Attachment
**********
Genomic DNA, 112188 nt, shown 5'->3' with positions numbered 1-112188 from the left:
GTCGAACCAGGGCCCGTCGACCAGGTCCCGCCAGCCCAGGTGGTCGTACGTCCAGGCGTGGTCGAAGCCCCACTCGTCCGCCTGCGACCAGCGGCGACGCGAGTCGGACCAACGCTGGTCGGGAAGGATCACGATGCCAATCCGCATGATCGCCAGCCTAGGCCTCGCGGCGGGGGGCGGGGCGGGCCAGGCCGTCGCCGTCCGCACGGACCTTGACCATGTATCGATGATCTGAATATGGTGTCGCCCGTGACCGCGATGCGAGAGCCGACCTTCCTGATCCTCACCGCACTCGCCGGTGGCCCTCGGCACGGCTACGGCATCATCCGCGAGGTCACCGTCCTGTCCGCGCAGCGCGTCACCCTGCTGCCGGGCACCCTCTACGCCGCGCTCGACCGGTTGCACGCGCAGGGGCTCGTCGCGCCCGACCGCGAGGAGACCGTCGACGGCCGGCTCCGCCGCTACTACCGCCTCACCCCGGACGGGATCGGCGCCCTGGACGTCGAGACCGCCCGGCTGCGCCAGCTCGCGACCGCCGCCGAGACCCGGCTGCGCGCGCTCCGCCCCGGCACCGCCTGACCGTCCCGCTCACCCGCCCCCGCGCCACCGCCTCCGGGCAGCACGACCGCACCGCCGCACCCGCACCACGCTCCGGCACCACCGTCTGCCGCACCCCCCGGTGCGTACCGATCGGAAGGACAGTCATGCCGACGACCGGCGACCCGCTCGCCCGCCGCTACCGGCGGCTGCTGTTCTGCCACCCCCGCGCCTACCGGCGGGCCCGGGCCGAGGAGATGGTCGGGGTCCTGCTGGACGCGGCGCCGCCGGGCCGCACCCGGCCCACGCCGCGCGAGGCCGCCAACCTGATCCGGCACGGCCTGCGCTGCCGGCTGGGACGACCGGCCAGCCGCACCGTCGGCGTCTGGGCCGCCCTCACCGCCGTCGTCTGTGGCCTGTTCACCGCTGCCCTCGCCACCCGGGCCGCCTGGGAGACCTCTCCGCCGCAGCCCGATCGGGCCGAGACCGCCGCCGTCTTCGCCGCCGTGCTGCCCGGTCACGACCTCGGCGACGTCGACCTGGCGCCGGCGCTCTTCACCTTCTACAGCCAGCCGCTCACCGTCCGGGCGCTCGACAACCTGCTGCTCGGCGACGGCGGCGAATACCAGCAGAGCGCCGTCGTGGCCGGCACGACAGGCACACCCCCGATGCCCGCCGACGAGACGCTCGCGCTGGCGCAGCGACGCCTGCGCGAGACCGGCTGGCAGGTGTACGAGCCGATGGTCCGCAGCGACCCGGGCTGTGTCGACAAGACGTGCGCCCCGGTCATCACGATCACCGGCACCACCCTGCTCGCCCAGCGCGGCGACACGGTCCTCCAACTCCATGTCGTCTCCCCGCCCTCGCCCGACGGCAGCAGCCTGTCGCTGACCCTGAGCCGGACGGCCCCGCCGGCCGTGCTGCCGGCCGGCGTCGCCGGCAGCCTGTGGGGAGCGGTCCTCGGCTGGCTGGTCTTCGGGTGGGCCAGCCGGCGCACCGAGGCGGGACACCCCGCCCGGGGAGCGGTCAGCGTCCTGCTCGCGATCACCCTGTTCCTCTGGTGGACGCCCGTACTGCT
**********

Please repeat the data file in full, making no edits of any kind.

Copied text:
Genomic DNA, 112188 nt, shown 5'->3' with positions numbered 1-112188 from the left:
GTCGAACCAGGGCCCGTCGACCAGGTCCCGCCAGCCCAGGTGGTCGTACGTCCAGGCGTGGTCGAAGCCCCACTCGTCCGCCTGCGACCAGCGGCGACGCGAGTCGGACCAACGCTGGTCGGGAAGGATCACGATGCCAATCCGCATGATCGCCAGCCTAGGCCTCGCGGCGGGGGGCGGGGCGGGCCAGGCCGTCGCCGTCCGCACGGACCTTGACCATGTATCGATGATCTGAATATGGTGTCGCCCGTGACCGCGATGCGAGAGCCGACCTTCCTGATCCTCACCGCACTCGCCGGTGGCCCTCGGCACGGCTACGGCATCATCCGCGAGGTCACCGTCCTGTCCGCGCAGCGCGTCACCCTGCTGCCGGGCACCCTCTACGCCGCGCTCGACCGGTTGCACGCGCAGGGGCTCGTCGCGCCCGACCGCGAGGAGACCGTCGACGGCCGGCTCCGCCGCTACTACCGCCTCACCCCGGACGGGATCGGCGCCCTGGACGTCGAGACCGCCCGGCTGCGCCAGCTCGCGACCGCCGCCGAGACCCGGCTGCGCGCGCTCCGCCCCGGCACCGCCTGACCGTCCCGCTCACCCGCCCCCGCGCCACCGCCTCCGGGCAGCACGACCGCACCGCCGCACCCGCACCACGCTCCGGCACCACCGTCTGCCGCACCCCCCGGTGCGTACCGATCGGAAGGACAGTCATGCCGACGACCGGCGACCCGCTCGCCCGCCGCTACCGGCGGCTGCTGTTCTGCCACCCCCGCGCCTACCGGCGGGCCCGGGCCGAGGAGATGGTCGGGGTCCTGCTGGACGCGGCGCCGCCGGGCCGCACCCGGCCCACGCCGCGCGAGGCCGCCAACCTGATCCGGCACGGCCTGCGCTGCCGGCTGGGACGACCGGCCAGCCGCACCGTCGGCGTCTGGGCCGCCCTCACCGCCGTCGTCTGTGGCCTGTTCACCGCTGCCCTCGCCACCCGGGCCGCCTGGGAGACCTCTCCGCCGCAGCCCGATCGGGCCGAGACCGCCGCCGTCTTCGCCGCCGTGCTGCCCGGTCACGACCTCGGCGACGTCGACCTGGCGCCGGCGCTCTTCACCTTCTACAGCCAGCCGCTCACCGTCCGGGCGCTCGACAACCTGCTGCTCGGCGACGGCGGCGAATACCAGCAGAGCGCCGTCGTGGCCGGCACGACAGGCACACCCCCGATGCCCGCCGACGAGACGCTCGCGCTGGCGCAGCGACGCCTGCGCGAGACCGGCTGGCAGGTGTACGAGCCGATGGTCCGCAGCGACCCGGGCTGTGTCGACAAGACGTGCGCCCCGGTCATCACGATCACCGGCACCACCCTGCTCGCCCAGCGCGGCGACACGGTCCTCCAACTCCATGTCGTCTCCCCGCCCTCGCCCGACGGCAGCAGCCTGTCGCTGACCCTGAGCCGGACGGCCCCGCCGGCCGTGCTGCCGGCCGGCGTCGCCGGCAGCCTGTGGGGAGCGGTCCTCGGCTGGCTGGTCTTCGGGTGGGCCAGCCGGCGCACCGAGGCGGGACACCCCGCCCGGGGAGCGGTCAGCGTCCTGCTCGCGATCACCCTGTTCCTCTGGTGGACGCCCGTACTGCT